The Kansas Tort Claims Act, K.S.A. 1981 Supp. 75-6101 et seq., a so-called "open ended" tort claims act, makes liability the rule and immunity the exception. K.S.A. 1981 Supp. 75-6103(a) states the general rule:

"Subject to the limitations of this act, each governmental entity shall be liable for damages caused by the negligent or wrongful act or omission of any of its employees while acting within the scope of their employment under circumstances where the governmental entity, if a private person, would be liable under the laws of this state." (Emphasis added.)

See generally Note, Governmental Liability: The Kansas Tort Claims Act [or The King Can Do Wrong], 19 Washburn L.J. 260 (1980).

Although liability is the rule, as emphasized above, it is not a rule without limitations. Exceptions from liability enumerated in K.S.A. 1981 Supp. 75-6104 indicate the legislature has not rejected the concept of immunity. Robertson v. City of Topeka, 231 Kan. 358, 360, 644 P.2d 458 (1982). The manner in which the Kansas Tort Claims Act changed prior law remains to be analyzed as specific factual situations come before this court.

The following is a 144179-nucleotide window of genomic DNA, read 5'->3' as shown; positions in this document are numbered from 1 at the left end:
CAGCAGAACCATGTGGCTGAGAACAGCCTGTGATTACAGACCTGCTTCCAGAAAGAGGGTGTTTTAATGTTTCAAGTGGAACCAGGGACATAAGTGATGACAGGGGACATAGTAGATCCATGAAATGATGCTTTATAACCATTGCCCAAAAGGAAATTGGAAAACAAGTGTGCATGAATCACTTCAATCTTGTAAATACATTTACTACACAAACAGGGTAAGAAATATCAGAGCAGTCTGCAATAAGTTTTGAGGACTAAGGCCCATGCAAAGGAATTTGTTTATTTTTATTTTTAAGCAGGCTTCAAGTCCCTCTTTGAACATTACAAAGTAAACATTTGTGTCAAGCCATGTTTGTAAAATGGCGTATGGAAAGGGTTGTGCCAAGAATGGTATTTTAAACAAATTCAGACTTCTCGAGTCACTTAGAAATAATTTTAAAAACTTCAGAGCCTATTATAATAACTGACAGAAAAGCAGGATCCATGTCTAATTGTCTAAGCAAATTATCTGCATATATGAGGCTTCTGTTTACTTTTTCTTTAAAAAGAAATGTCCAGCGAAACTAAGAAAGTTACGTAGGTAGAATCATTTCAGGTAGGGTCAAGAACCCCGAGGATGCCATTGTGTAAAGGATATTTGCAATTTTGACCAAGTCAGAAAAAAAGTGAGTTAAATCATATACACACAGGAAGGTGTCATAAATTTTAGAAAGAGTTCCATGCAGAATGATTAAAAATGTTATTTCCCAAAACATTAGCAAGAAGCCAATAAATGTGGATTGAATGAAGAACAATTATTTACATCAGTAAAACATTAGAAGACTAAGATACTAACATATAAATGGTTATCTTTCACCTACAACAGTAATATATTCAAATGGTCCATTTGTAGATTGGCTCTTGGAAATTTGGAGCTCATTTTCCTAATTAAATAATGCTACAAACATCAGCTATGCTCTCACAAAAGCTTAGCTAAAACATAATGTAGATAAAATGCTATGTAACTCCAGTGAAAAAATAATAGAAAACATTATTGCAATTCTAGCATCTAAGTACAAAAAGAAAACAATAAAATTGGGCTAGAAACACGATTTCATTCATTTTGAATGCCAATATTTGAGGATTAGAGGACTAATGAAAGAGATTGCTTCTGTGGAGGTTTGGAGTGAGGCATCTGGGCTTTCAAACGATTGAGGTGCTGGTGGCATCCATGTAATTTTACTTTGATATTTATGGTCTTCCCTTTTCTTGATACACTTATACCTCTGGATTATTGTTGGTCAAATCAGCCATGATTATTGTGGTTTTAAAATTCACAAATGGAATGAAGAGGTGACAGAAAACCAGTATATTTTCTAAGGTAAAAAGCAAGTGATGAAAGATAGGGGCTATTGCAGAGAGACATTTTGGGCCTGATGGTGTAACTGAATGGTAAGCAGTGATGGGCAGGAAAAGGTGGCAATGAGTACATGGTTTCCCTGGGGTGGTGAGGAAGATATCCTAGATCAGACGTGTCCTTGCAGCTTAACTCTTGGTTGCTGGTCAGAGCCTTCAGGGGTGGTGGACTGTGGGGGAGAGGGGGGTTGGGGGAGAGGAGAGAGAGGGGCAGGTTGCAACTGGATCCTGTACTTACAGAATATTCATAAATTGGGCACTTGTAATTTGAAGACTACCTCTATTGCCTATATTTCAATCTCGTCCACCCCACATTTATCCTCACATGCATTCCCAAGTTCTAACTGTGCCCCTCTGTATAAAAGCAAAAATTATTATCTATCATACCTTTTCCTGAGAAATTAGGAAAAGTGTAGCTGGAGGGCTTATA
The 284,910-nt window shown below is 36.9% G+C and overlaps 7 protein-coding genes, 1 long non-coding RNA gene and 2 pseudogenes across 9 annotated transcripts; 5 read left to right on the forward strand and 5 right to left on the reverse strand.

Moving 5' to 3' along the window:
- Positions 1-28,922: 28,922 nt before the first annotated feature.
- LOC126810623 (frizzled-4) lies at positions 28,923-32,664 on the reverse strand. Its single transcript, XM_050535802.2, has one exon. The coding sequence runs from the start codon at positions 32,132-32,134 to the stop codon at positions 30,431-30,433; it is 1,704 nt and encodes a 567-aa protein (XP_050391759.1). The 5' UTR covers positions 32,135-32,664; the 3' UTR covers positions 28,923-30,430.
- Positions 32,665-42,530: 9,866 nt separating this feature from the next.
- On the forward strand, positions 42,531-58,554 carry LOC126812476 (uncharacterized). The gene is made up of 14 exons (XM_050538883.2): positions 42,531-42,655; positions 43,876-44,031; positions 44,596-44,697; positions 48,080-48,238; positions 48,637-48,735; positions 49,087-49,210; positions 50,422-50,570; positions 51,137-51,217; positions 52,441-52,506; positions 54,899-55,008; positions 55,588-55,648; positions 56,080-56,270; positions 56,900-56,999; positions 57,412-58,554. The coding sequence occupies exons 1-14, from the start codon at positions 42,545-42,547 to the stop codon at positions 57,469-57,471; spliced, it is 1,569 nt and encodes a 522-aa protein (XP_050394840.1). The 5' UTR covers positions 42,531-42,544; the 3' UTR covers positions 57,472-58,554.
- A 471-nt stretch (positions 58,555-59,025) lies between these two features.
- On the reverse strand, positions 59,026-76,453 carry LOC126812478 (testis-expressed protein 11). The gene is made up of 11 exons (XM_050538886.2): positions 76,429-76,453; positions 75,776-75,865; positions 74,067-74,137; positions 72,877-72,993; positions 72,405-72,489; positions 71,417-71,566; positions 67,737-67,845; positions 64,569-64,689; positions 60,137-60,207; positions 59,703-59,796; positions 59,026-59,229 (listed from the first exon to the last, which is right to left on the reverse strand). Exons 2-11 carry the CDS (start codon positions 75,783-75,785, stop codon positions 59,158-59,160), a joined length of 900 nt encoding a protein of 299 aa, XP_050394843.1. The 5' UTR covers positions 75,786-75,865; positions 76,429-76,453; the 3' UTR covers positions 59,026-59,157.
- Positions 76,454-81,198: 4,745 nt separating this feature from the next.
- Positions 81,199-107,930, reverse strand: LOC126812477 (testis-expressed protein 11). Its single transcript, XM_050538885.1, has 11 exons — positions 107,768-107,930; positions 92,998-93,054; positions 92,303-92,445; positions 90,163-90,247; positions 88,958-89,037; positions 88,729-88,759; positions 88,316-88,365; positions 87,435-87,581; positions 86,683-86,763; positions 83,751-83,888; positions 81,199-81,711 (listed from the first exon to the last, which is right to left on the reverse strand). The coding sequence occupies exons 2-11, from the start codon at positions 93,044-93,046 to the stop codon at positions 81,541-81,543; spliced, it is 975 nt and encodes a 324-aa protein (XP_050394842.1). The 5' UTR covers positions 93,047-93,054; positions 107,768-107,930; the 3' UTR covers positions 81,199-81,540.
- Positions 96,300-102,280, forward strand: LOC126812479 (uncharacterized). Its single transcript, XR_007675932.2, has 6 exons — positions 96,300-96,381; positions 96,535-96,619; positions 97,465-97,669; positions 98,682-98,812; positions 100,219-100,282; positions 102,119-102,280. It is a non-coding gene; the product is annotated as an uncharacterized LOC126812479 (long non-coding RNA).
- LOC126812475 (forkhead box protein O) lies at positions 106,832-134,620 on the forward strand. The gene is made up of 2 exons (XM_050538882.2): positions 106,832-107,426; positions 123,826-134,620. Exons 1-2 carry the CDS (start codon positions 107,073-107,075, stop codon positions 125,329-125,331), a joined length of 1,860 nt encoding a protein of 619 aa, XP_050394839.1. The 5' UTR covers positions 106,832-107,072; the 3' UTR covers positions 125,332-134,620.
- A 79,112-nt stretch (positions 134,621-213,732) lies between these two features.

*785 Carpenter, the plaintiff-appellant in this action, argues the general law in Kansas before the Tort Claims Act recognized the right of a person to sue the government for damages sustained resulting from the negligent failure to post warning of a curve or turn. K.S.A. 1978 Supp. 68-419 (repealed L. 1979, ch. 186, § 33) imposed liability on the State for defects in a state highway. K.S.A. 68-301 (repealed L. 1979, ch. 186, § 33) imposed liability for defects on county and township roads. See e.g., Hampton v. State Highway Commission, 209 Kan. 565, 498 P.2d 236 (1972); Garder v. Grandview Township, 2 Kan. App.2d 7, 573 P.2d 1121, rev. denied 225 Kan. 843 (1978); Annot., 55 A.L.R.2d 1000. Municipalities had a common law liability for street defects. Grantham v. City of Topeka, 196 Kan. 393, 411 P.2d 634 (1966). Three specific circumstances convince us this prior law concerning highway defects should not be engrafted onto the Tort Claims Act. First, the legislature specifically repealed the highway defect statutes. Second, under the prior law, the alleged defect was the sole focus of the inquiry regardless of any discretion which might have been exercised. Hampton v. State Highway Commission, 209 Kan. at 577-78. Third, under the prior law, no essential distinction existed between defects resulting from maintenance or failure to place signs. Compare Grantham v. City of Topeka, 196 Kan. 393, with Carder v. Grandview Township, 2 Kan. App.2d 7. As discussed more fully herein, the Tort Claims Act distinguishes between sign maintenance and sign placement, with the exercise of discretion a significant inquiry with regard to liability for sign placement.